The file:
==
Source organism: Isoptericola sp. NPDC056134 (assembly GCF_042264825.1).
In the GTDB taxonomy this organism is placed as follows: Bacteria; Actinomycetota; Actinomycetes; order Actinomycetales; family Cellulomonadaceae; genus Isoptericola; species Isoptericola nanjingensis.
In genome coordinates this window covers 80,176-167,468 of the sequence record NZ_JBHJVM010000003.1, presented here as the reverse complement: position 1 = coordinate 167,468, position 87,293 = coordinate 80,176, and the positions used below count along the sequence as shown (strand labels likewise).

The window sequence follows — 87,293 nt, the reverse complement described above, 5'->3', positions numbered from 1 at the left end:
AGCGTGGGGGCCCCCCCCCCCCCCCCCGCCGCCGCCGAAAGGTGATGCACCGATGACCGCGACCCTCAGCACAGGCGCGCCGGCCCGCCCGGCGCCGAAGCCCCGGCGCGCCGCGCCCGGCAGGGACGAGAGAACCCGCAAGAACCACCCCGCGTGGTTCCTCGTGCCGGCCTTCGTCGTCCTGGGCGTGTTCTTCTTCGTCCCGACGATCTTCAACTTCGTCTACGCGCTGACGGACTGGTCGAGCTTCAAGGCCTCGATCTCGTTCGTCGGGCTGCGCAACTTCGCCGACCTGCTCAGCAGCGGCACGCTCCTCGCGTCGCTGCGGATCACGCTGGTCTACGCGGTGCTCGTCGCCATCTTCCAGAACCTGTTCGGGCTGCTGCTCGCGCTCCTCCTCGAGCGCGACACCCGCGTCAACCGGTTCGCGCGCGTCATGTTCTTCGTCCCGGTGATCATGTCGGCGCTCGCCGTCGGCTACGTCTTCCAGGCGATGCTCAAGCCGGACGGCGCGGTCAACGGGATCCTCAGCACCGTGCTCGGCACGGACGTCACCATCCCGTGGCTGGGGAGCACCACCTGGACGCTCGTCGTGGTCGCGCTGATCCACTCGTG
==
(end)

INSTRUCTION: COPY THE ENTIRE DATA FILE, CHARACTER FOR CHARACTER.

Source organism: Isoptericola sp. NPDC056134 (assembly GCF_042264825.1).
In the GTDB taxonomy this organism is placed as follows: Bacteria; Actinomycetota; Actinomycetes; order Actinomycetales; family Cellulomonadaceae; genus Isoptericola; species Isoptericola nanjingensis.
In genome coordinates this window covers 80,176-167,468 of the sequence record NZ_JBHJVM010000003.1, presented here as the reverse complement: position 1 = coordinate 167,468, position 87,293 = coordinate 80,176, and the positions used below count along the sequence as shown (strand labels likewise).

The window sequence follows — 87,293 nt, the reverse complement described above, 5'->3', positions numbered from 1 at the left end:
AGCGTGGGGGCCCCCCCCCCCCCCCCCGCCGCCGCCGAAAGGTGATGCACCGATGACCGCGACCCTCAGCACAGGCGCGCCGGCCCGCCCGGCGCCGAAGCCCCGGCGCGCCGCGCCCGGCAGGGACGAGAGAACCCGCAAGAACCACCCCGCGTGGTTCCTCGTGCCGGCCTTCGTCGTCCTGGGCGTGTTCTTCTTCGTCCCGACGATCTTCAACTTCGTCTACGCGCTGACGGACTGGTCGAGCTTCAAGGCCTCGATCTCGTTCGTCGGGCTGCGCAACTTCGCCGACCTGCTCAGCAGCGGCACGCTCCTCGCGTCGCTGCGGATCACGCTGGTCTACGCGGTGCTCGTCGCCATCTTCCAGAACCTGTTCGGGCTGCTGCTCGCGCTCCTCCTCGAGCGCGACACCCGCGTCAACCGGTTCGCGCGCGTCATGTTCTTCGTCCCGGTGATCATGTCGGCGCTCGCCGTCGGCTACGTCTTCCAGGCGATGCTCAAGCCGGACGGCGCGGTCAACGGGATCCTCAGCACCGTGCTCGGCACGGACGTCACCATCCCGTGGCTGGGGAGCACCACCTGGACGCTCGTCGTGGTCGCGCTGATCCACTCGTG